Most interviewees also believed that data interoperability—the ability to use data from different data sets together—would prove to be a substantial barrier to collaborative AI projects. Experienced AI practitioners have often noted the difficulty in training AI models on data sets which were never intended to work together. These problems are expected to be especially difficult in the military context given its especially extensive collection of legacy software.

Finally, several interviewees expressed concerns that legal barriers would inhibit collaboration on AI. Several interviewees discussed ways the International Traffic in Arms Regulations (ITAR) had inhibited collaboration with the United States on past co-development projects. In some cases, nations can lose the ability to freely share information originating in their country with their own defense contractors after sharing it with the United States. Interviewees also noted the potential for intellectual property disputes to hinder the co-development of AI given that any AI programs would most likely be reliant on private corporations to develop the AI algorithms.

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If the Biden administration wants to improve America's ability to collaborate with allies and partners in this space, it should consider three steps. First, it could identify a concrete use case for the co-development of AI. Two of the most promising options would be using AI to enhance cyber defenses or computer vision for the processing of intelligence materials. Regardless of exactly which use case is chosen, helping America's allies move beyond vague and aspirational plans for AI could be a decisive step in the practical development of this technology.

Helping America's allies move beyond vague and aspirational plans for AI could be a decisive step in the practical development of this technology.

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Second, the Defense Department could eliminate ITAR as a barrier to collaboration by ensuring governments—rather than contractors—maintain ownership of the data used to train AI algorithms. Government agencies have a broad exception to ITAR that allows them to share information with other nations. However, defense contractors do not share this exception—they are required to apply to the State Department for an ITAR exception in order to share information they own regardless of the preferences of the Defense Department. While government ownership of data would not address every issue with export controls, it should prevent allies and partners from feeling punished for sharing data with the United States.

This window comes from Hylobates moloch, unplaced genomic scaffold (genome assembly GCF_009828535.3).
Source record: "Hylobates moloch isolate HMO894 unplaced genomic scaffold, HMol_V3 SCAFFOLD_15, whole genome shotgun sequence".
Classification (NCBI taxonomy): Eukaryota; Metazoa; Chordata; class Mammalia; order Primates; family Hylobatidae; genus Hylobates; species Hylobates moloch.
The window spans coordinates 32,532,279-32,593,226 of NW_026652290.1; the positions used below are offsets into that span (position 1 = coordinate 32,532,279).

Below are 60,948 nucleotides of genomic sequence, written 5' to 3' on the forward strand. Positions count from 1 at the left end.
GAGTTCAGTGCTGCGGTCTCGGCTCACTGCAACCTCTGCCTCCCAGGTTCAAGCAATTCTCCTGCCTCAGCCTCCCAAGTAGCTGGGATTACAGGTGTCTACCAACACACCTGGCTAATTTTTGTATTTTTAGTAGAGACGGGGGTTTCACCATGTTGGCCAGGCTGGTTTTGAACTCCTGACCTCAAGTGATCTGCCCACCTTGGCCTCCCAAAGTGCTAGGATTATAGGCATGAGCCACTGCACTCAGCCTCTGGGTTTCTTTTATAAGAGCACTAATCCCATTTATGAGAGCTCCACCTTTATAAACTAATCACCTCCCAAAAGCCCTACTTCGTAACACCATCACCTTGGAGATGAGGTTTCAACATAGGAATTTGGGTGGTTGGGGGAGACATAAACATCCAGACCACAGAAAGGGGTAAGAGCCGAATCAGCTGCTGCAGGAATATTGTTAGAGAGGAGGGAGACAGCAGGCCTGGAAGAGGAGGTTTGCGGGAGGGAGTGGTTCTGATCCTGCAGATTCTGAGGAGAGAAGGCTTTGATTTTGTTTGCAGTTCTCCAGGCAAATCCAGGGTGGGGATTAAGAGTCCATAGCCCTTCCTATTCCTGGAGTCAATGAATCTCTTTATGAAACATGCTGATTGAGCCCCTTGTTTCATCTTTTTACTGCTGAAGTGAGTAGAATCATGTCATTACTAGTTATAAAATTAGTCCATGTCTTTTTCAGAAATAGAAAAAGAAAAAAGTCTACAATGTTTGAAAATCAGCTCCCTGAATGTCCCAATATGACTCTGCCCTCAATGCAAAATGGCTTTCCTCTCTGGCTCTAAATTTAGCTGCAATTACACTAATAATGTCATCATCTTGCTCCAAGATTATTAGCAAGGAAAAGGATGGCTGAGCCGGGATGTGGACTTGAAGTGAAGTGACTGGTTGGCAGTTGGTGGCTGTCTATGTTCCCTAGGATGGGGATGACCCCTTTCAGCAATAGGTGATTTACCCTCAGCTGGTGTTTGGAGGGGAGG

Finally, DoD should consider establishing a secure unclassified cloud computing environment jointly funded and operated with allies and partners. Shared infrastructure would allow the DoD and its collaborators to share computer power and storage resources and it would prevent the duplication of efforts between the United States and its allies. A jointly operated environment could also spur innovation and deepen working relationships between the United States and key allies and partners. Working together side-by-side with key allies and partners around the globe to advance critical technologies like AI could ultimately help the United States maintain its technical edge over global adversaries and ensure the continued preeminence of American military power.

James Ryseff is a senior technical policy analyst at the RAND Corporation.